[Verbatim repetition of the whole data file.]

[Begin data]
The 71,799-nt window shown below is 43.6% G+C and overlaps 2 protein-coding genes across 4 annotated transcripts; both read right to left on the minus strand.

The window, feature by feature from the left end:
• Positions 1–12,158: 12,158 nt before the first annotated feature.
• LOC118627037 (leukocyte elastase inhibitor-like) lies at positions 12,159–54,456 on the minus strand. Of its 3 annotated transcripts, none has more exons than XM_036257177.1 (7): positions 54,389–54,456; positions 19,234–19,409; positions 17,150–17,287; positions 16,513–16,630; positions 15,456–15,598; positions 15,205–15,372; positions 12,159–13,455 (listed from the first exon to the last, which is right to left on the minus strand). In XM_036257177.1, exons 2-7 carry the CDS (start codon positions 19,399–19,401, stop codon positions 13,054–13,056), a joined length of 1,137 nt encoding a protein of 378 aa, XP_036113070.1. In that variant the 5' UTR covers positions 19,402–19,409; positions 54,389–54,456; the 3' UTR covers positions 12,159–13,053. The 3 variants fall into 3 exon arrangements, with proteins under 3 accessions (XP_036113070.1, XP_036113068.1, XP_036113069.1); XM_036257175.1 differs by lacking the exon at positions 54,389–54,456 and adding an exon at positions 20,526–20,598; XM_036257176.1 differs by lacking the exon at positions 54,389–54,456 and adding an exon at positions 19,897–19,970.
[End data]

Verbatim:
The 71,799-nt window shown below is 43.6% G+C and overlaps 2 protein-coding genes across 4 annotated transcripts; both read right to left on the minus strand.

The window, feature by feature from the left end:
• Positions 1–12,158: 12,158 nt before the first annotated feature.
• LOC118627037 (leukocyte elastase inhibitor-like) lies at positions 12,159–54,456 on the minus strand. Of its 3 annotated transcripts, none has more exons than XM_036257177.1 (7): positions 54,389–54,456; positions 19,234–19,409; positions 17,150–17,287; positions 16,513–16,630; positions 15,456–15,598; positions 15,205–15,372; positions 12,159–13,455 (listed from the first exon to the last, which is right to left on the minus strand). In XM_036257177.1, exons 2-7 carry the CDS (start codon positions 19,399–19,401, stop codon positions 13,054–13,056), a joined length of 1,137 nt encoding a protein of 378 aa, XP_036113070.1. In that variant the 5' UTR covers positions 19,402–19,409; positions 54,389–54,456; the 3' UTR covers positions 12,159–13,053. The 3 variants fall into 3 exon arrangements, with proteins under 3 accessions (XP_036113070.1, XP_036113068.1, XP_036113069.1); XM_036257175.1 differs by lacking the exon at positions 54,389–54,456 and adding an exon at positions 20,526–20,598; XM_036257176.1 differs by lacking the exon at positions 54,389–54,456 and adding an exon at positions 19,897–19,970.